Apple’s announced release of its new iPhone 5 yesterday, as well as the introduction of the new Kindle Fire and other tablets - including the possibility of a “mini-iPad” - are expected to strengthen demand for air freight capacity and push rates higher.
The air freight market “is very poor right now to begin with, in the sense that there is way too much capacity,” said Kim Ekstrom, senior vice president of Shipco Transport, a Hoboken, N.J.-based non-vessel-operating common carrier. “But a surge, an influx of cargo such as the iPhone, the market cannot cope with, so most likely rates will go up.
“Like everything else, it is a yield-controlled market, the highest revenue flies. So the rate last week of $3 a kilo is probably going to be $4, $5 next week,” he said, noting his firm does not do business with Apple.
Kevin Sterling, an air freight and logistics analyst with the bank BB&T, noted in March when the latest generation iPad was launched, global air freight spot rates jumped 20 percent in one week and he has heard anecdotally spot rates jumped from $3.80 to $4.20 in the past week.
Sterling said with the large number of launches of new products this fall “shippers will probably be able to find capacity, but it is going to cost them a little more than a month ago.”
Since March, he noted there has been a reduction in air freight capacity in the Asia-Pacific lanes on lower freight demand and UPS, for example, parked 10 percent if its international capacity.
“Here is the difference—in March we really only had the new iPad. September and October, we have the iPhone 5, the Kindle, the mini iPad –to me there are many more new products on the horizon this fall. I would not be surprised to see rates rise above where they were in March.”
DHL, UPS, and FedEx are all rumored to carry some of the iPhone traffic. Neither FedEx or UPS would comment.
Sterling said Apple’s business “tends to fit the integrator’s model, because they control their own capacity, have flexibility and scale, which is all what Apple wants, versus a freight forwarder who doesn’t control his own capacity and is reliant on somebody else.
“Three or four years ago we never had these tech launches, these tech surges,” he said. “Now everyone is doing a product launch and it is creating this interesting dynamic in air freight industry because it is causing these surges in air freight volumes and therefore rates. I think the new normal is you have to be prepared for these surges.”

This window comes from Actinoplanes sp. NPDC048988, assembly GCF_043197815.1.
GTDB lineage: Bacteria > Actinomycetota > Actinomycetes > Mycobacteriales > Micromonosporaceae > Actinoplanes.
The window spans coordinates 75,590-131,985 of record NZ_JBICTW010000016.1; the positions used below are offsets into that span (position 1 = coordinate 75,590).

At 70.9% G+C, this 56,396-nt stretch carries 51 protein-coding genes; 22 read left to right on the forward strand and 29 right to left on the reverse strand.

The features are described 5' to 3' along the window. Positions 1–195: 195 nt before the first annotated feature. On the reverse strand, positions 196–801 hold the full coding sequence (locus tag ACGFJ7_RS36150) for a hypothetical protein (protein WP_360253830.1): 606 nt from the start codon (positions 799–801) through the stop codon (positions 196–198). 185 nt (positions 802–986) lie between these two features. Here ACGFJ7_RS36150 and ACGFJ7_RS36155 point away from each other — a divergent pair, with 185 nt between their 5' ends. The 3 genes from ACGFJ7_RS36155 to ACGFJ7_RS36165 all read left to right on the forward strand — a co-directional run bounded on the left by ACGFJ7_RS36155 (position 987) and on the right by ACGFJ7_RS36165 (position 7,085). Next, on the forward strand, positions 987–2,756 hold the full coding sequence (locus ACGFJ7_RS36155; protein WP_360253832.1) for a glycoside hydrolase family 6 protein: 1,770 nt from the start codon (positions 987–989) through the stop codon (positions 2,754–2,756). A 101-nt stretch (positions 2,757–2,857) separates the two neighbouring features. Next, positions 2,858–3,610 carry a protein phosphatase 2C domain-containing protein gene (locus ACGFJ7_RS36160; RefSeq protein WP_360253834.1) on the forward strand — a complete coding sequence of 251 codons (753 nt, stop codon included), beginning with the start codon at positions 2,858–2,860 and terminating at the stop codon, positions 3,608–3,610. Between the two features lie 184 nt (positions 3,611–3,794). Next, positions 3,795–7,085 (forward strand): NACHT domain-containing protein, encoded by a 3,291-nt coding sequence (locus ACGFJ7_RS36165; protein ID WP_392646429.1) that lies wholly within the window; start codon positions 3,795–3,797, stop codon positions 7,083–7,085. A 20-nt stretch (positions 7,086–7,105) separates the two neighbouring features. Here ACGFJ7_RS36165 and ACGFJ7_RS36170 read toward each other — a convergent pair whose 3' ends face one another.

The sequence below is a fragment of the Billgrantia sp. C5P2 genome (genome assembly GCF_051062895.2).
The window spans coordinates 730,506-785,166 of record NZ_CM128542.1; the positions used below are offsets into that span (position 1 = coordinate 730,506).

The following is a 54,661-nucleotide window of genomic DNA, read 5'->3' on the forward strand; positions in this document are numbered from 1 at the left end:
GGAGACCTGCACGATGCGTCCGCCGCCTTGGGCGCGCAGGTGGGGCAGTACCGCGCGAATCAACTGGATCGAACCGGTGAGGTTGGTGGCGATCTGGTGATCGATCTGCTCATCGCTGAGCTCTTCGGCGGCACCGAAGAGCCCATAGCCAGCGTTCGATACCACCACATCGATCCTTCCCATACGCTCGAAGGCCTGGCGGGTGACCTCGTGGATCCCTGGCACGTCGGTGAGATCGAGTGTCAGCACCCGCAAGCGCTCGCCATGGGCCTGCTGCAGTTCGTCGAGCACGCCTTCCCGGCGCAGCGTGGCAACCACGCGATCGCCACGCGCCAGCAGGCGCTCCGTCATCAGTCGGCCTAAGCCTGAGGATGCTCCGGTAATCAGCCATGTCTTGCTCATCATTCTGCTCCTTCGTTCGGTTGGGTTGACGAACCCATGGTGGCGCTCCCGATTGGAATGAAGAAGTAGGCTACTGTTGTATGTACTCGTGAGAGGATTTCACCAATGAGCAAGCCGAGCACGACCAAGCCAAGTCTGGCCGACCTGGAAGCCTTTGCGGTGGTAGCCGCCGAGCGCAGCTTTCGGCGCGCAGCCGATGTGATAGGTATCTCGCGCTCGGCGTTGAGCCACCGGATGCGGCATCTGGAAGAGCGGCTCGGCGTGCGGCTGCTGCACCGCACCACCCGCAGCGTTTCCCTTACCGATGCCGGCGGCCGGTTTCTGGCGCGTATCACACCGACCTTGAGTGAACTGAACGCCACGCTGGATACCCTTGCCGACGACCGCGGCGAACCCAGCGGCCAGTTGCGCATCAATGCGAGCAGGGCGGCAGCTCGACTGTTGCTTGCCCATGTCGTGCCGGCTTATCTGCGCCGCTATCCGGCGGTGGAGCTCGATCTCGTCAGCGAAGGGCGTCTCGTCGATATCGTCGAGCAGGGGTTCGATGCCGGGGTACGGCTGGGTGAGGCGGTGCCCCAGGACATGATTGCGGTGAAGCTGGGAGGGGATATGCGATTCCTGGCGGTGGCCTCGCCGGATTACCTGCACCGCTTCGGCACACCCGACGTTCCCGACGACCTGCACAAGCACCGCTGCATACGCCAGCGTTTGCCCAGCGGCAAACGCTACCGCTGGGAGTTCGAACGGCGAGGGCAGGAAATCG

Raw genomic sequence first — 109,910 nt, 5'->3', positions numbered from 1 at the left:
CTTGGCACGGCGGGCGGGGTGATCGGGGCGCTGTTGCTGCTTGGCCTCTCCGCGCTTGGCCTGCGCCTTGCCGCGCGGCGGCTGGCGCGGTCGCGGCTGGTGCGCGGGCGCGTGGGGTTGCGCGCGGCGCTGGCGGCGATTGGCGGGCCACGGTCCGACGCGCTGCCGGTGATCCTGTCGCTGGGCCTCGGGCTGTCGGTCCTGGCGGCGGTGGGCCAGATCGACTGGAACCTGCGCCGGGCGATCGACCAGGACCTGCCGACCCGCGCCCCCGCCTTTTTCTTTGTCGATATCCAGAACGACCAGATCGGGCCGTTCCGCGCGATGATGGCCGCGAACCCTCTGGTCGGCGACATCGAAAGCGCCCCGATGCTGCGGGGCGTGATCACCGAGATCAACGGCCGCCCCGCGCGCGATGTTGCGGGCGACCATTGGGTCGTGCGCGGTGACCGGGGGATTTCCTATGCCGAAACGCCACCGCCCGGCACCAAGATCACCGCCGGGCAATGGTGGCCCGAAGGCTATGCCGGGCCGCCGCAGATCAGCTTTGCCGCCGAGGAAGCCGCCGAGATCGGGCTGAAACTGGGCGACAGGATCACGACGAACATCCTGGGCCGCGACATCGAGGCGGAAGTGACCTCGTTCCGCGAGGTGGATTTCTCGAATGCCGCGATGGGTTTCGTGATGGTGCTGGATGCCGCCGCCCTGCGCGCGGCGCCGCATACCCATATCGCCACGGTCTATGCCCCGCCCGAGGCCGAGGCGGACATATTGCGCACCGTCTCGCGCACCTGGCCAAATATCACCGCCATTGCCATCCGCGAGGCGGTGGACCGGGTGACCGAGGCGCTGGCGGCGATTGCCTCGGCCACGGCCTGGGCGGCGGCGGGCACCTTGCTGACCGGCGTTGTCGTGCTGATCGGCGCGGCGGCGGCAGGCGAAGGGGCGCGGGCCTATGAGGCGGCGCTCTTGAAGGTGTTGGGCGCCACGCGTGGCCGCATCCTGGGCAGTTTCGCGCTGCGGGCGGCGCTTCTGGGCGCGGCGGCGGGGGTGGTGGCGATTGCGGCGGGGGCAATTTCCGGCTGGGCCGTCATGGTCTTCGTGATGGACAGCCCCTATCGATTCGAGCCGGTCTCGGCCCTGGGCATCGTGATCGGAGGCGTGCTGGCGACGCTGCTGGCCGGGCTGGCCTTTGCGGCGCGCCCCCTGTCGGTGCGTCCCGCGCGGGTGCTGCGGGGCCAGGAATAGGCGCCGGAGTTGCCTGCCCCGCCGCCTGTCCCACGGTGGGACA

While the upsurge in business may be good news for the air freight industry, it could limit choices for shippers trying to get merchandise to the United States if there is a port strike or lockout at U.S. ports. The International Longshoremen’s Association is negotiating a contract to replace one that expires at the end of the month, while the International Longshore and Warehouse Union Office Clerical Unit has worked without a contract for two years, and has been in talks with employers in Los Angeles/Long Beach for weeks.
Betsy Ducat, a senior director in the key account program at logistics services provider Damco USA, noted many of its apparel customers have not employed an air freight strategy to reduce costs, but the firm has been working with them this year to “put rates in place and perhaps move some shipments ahead of time so that there would be some capacity available and it is not a situation where they are left without any options whatsoever.”
Mark Michaels, chief commercial officer for Damco USA, said the air freight market, especially in Asia, had been at all-time lows this summer with volumes in July being sharply lower than the same period a year earlier.
But the possibility of a longshoremen’s strike at the end of this month caused one of Damco’s customers that is planning to ship tablets this fall to secure 30 freighter charters in advance.
“They haven’t been big in the air cargo up until now,” he said. “But they are not willing to get elbowed by somebody who is. They are unwilling to accept their product not being here.” - Chris Dupin